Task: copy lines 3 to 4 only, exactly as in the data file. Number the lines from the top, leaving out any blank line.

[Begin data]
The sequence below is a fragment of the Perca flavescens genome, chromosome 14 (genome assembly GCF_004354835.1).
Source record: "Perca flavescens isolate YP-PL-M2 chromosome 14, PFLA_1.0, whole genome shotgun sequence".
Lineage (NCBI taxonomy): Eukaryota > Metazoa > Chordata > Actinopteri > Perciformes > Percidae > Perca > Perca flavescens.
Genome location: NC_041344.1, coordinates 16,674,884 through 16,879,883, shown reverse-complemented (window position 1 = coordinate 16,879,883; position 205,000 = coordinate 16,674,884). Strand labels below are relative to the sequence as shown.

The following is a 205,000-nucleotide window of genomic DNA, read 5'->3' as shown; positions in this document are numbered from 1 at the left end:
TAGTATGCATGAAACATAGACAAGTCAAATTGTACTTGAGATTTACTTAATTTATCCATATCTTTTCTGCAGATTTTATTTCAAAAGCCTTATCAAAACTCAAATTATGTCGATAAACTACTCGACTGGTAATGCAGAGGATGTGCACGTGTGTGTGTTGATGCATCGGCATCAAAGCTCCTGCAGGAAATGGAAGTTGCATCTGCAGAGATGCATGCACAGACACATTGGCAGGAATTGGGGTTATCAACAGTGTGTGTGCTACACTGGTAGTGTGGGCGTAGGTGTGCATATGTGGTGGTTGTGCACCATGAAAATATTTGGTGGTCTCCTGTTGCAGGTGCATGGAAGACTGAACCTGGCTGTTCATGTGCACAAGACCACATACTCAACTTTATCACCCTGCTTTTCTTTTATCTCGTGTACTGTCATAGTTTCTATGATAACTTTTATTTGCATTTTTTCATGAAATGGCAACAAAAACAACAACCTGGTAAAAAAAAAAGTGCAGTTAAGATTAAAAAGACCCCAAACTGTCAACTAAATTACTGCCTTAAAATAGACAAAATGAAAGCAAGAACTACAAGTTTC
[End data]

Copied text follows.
Lineage (NCBI taxonomy): Eukaryota > Metazoa > Chordata > Actinopteri > Perciformes > Percidae > Perca > Perca flavescens.
Genome location: NC_041344.1, coordinates 16,674,884 through 16,879,883, shown reverse-complemented (window position 1 = coordinate 16,879,883; position 205,000 = coordinate 16,674,884). Strand labels below are relative to the sequence as shown.